How can a theory of the self be used to understand the psychotherapeutic process?
The basic assumption of the 'dialogical self' is that there is no centralised 'headquarter' in the mind, but that the internal self is made up of a number of different 'characters'. Interpersonal relationships, from infancy onwards, become internalised - these internalised relationships then influence relationships during life.
The Dialogical Self in Psychotherapy is divided into four clear and accessible sections, which explore:
* theoretical and historical assumptions of the dialogical self from different angles: psychological, developmental and neurobiological
* the relationships between Dialogical Self Therapy and the authors' own theoretical perspectives
* treatment of clients suffering from severe disorders
* method and research.
The Dialogical Self in Psychotherapy gathers together psychotherapists from divergent origins to explore current thinking in the field: cognitive, constructivist, process-experiential, narrative, psychodynamic, psychodramatic, humanistic, and cognitive analytic. This innovative book brings together inter- and intra-subjective dialogue and clearly demonstrates how they are incorporated into the therapeutic process.
Table of Contents
Part I: General Theory. Hermans, The Dialogical Self: Between Exchange and Power. Bertau, Some Considerations About the Development of the Dialogical Self. Lewis, Todd, Toward a Neuropsychological Model of Internal Dialogue: Implications for Theory and Clinical Practice. Cooper, Encountering Self-otherness: 'I-I' and 'I-Me' Modes of Self-relating. Part II: Theory and Clinical Practice. Angus, McLeod, Self-multiplicity and Narrative Expression in Psychotherapy. Stiles, Osatuke, Glick, Mackay, Encounters Between Internal Voices Generate Emotion: An Elaboration of the Assimilation Model. Whelton, Greenberg, From Discord to Dialogue: Internal Voices and the Reorganization of the Self in Process-experiential Therapy. Hermans, Hermans-Jansen, The Dialogical Construction and Reconstruction of a Personal Position Repertoire. Bromberg, Standing in the Spaces: The Multiplicity of Self and the Psychoanalytic Relationship. Verhofstadt-Denève, Dillen, Helskens, Siongers, The Psychodramatic 'Social Atom Method' with Children: A Developing Dialogical Self in Dialectic Action. Part III: Reconstructing Dialogical Processes in Severely Affected Patients. Neimeyer, Arvay, Performing the Self: Therapeutic Enactment and the Narrative Integration of Traumatic Loss. Dimaggio, Salvatore, Catania, Strategies for the Treatment of Dialogical Dysfunctions. P.H. Lysaker, J.T. Lysaker, Dialogical Transformation in the Psychotherapy of Schizophrenia. Semerari, Carcione, Dimaggio, Nicolò, Procacci, A Dialogical Approach to Patients with Severe Personality Disorders. Part IV: Methodological Issues in the Psychotherapeutic Process. Osatuke, Gray, Glick, Stiles, Barkham, Hearing Voices: Methodological Issues in Measuring Internal Multiplicity. Leiman, Dialogical Sequence Analysis.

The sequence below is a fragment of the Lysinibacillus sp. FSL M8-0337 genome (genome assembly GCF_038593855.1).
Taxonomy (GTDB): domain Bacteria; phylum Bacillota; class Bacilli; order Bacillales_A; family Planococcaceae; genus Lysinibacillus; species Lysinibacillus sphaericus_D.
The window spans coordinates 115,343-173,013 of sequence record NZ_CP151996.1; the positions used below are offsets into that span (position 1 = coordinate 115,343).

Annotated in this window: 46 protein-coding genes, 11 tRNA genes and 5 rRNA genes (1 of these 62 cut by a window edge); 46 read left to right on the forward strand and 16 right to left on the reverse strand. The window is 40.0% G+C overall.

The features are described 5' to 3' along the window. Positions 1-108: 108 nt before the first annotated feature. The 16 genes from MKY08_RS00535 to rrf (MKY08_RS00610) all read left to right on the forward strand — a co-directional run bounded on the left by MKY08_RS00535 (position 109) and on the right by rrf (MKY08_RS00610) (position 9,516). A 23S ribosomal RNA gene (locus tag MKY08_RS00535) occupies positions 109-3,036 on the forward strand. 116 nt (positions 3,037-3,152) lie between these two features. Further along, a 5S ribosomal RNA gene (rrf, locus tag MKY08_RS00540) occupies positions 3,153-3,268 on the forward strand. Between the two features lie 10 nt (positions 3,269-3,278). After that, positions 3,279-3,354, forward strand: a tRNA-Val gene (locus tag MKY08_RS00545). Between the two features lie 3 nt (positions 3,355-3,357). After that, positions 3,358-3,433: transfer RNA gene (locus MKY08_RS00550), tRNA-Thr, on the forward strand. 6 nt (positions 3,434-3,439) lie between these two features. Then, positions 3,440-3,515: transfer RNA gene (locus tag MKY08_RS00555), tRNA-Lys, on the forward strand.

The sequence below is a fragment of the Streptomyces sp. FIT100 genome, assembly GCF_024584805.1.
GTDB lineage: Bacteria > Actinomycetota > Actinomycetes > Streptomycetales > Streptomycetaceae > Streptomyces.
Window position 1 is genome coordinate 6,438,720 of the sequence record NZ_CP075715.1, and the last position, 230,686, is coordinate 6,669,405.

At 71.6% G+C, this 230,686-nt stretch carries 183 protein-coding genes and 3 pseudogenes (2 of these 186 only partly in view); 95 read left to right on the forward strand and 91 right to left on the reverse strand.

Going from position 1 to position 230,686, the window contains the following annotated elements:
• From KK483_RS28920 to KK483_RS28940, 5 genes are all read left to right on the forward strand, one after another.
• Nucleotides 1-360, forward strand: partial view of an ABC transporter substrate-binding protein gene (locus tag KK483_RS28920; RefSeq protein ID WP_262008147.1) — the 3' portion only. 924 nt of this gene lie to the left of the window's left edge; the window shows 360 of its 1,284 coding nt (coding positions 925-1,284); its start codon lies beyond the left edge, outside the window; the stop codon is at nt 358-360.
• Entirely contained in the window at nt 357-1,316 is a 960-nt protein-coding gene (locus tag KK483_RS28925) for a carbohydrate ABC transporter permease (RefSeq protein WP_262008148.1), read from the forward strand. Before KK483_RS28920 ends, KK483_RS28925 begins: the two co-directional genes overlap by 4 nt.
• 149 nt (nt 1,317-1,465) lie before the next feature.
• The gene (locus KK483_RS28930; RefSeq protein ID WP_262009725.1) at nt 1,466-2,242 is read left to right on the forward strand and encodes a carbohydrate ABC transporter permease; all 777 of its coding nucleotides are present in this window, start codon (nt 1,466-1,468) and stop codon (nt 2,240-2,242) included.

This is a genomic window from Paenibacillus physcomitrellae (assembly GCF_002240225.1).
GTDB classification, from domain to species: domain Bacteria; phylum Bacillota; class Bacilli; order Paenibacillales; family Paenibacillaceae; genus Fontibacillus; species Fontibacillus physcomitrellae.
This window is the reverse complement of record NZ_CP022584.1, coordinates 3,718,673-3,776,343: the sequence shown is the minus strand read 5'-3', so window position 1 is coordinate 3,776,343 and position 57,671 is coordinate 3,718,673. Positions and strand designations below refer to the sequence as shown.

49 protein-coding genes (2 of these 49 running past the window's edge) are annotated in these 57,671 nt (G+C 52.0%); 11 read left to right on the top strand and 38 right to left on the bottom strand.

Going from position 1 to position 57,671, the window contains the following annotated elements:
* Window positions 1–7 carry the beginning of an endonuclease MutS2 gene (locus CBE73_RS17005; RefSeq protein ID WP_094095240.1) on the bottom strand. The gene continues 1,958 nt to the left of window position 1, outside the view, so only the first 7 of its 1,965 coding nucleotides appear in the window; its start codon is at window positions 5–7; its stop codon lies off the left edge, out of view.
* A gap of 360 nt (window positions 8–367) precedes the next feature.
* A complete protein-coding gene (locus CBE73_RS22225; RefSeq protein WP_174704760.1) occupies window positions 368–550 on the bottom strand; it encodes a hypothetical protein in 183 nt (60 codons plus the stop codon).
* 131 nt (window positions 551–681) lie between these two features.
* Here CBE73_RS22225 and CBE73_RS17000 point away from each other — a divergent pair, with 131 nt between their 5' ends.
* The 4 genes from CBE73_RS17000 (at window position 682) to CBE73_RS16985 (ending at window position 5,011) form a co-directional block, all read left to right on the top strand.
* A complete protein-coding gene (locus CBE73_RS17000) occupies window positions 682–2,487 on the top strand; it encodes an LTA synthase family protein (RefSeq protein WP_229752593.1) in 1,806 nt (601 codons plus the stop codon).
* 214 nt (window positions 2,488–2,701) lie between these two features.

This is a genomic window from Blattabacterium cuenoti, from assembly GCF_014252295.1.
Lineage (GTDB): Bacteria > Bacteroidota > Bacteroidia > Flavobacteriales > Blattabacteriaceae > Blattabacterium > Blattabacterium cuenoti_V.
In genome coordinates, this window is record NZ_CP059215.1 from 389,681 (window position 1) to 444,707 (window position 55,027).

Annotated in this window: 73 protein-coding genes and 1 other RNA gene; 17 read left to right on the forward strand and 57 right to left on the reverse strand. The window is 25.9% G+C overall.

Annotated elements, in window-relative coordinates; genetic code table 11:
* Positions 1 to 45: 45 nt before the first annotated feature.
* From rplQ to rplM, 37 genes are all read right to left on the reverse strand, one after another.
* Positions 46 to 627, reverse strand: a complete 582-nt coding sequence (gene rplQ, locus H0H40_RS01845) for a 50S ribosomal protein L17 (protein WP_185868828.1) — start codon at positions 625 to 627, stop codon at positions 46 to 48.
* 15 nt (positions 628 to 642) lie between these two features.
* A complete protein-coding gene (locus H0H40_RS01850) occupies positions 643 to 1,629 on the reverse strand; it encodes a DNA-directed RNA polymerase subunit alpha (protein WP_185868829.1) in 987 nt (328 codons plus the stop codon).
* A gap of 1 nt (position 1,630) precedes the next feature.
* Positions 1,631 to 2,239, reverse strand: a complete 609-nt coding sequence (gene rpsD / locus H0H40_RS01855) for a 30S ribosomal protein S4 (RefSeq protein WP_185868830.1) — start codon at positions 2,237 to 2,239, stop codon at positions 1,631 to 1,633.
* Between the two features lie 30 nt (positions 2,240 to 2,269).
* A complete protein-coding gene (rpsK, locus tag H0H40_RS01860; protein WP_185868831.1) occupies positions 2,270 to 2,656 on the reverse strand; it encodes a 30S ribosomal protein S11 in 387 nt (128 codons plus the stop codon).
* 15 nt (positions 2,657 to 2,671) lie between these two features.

Hubert J.M. Hermans is emeritus-professor of psychology at the University of Nijmegen, The Netherlands.
Giancarlo Dimaggio, M.D., is a psychiatrist and psychotherapist at the Terzo Centro di Psicoterapia Cognitiva, Rome.